Baroque Women Composers (Italian)


When one thinks of the Baroque era of music history, the names that come to mind are Bach, Handel, and Vivaldi. However, some of the most prolific composers of the 17th century were women! These women were unique for their time and, while renowned during their lifetimes, are only recently getting the historical recognition due them for their contributions to classical music. Join Active Minds as we explore the lives and music of three notable Italian female composers: Francesca Caccini, Barbara Strozzi, and Isabella Leonarda.

Key Lecture Points

  • The term “Baroque” applies to the style of European art, architecture, and music popular between roughly 1600-1750 AD, characterized by lush detail, ornamentation, and often excessive flamboyance. Baroque composers experimented with ways to make music sound fuller, denser, and more complicated and virtuosic. The orchestra, the opera, the sonata, and the pianoforte were all products of this era.
  • Women in Baroque Europe were depicted in art and viewed as saints, sinners, or in a domestic capacity, but always represented in terms of their relation to and value to the men around them. Women composers thus had few opportunities to make a career of music in an institutional post such as a court or church. Even fewer were fortunate enough to publish works in their own name for the historical record.
  • Francesca Caccini was exceptional for her time as she had a stable career as a court musician, due both to the education given her by her musical father and to the unique “women’s culture” of the Medici Court in Florence, Italy. An accomplished singer, she composed technically demanding vocal works and published a book of secular madrigals, arias, and sacred monodies. Her 1625 comedy ballet “The Liberation of Ruggiero” is widely regarded as the first opera composed by a woman, and showed both her musical creativity and her sense of large-scale musical design.
  • Barbara Strozzi also benefited from a well-connected family, exposed to her father’s intellectual and musical circles and, scandalously, participating and performing in their midst.  Also a virtuosic singer, she published 8 collections of mostly secular vocal music that showed off the skill and power of the soprano singer. Strozzi is credited with inventing the cantata. She never married, was a single mother, and never had a musical patron, and yet her independence and entrepreneurship, not to mention her prolific composing, were unique to her time.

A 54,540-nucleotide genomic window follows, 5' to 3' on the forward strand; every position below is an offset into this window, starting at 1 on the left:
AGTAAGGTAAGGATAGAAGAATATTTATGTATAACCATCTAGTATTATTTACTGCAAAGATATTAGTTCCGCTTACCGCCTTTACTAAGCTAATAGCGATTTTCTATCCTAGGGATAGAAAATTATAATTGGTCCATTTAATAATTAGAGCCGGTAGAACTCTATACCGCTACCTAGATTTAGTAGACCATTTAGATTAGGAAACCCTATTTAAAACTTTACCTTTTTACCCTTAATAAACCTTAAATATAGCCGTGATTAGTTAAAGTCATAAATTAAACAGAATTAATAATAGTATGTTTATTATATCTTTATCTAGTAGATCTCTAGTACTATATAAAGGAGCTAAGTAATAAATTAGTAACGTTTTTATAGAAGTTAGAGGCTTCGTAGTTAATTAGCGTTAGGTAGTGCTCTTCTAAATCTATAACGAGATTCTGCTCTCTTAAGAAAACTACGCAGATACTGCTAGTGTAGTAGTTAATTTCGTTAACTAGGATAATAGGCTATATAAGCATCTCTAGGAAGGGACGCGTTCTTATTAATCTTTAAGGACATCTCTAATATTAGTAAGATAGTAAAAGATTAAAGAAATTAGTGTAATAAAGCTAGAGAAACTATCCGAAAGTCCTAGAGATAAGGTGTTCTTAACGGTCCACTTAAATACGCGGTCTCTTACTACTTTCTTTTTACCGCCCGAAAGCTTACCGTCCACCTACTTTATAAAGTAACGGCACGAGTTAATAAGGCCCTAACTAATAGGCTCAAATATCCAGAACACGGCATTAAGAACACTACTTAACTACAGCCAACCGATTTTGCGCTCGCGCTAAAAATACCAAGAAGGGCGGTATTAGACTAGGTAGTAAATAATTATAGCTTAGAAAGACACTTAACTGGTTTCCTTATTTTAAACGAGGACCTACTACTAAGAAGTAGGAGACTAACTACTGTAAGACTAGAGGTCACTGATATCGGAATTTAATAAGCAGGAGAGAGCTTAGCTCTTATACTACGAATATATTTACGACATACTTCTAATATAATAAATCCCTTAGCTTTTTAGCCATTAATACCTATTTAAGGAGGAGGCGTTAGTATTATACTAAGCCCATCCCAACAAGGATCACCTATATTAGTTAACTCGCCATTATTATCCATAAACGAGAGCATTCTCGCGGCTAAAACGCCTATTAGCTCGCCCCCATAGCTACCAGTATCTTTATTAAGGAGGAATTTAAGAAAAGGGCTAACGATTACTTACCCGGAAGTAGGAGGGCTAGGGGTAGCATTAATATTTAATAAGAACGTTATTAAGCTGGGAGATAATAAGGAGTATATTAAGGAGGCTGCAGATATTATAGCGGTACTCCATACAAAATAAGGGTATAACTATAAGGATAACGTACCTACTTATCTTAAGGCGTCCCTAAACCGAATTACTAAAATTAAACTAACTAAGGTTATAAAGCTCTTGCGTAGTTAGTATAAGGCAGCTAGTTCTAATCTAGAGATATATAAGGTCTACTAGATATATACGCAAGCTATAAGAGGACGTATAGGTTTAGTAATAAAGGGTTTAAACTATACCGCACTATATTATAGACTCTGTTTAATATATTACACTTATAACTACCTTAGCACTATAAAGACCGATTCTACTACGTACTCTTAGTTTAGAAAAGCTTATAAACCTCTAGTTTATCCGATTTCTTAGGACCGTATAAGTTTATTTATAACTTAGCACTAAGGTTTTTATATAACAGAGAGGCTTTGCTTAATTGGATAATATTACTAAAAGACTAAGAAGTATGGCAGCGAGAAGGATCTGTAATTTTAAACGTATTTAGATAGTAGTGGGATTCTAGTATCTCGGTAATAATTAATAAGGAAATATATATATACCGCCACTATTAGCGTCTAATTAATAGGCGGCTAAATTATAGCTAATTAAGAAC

• Isabella Leonarda spent most of her life in an Italian convent, but that did not stop her musical work from being renowned and published. Called “the Novarese Muse,” she wrote nearly 200 sacred motets, liturgical pieces, and vocal concertos, and was known for her musical expression and ornamentation. Most notably, she was the first woman known to have composed instrumental sonatas, of which she wrote twelve. While she claimed she only wrote music to express her devotion to the Virgin Mary, her work was renowned in her lifetime and has entered the history books.

Discussion Questions

  • How did the development of the piano represent the artistic values of the Baroque period?
  • What notable accomplishment for Baroque women did Caccini, Strozzi, and Leonarda all share?
  • How did Caccini’s vocal prowess influence her compositions and win her employment?
  • Why do some historians think that Strozzi was a courtesan, and what may prove that wrong?
  • How do Leonarda’s motets reflect the musical legacy of composers like Josquin de Prez?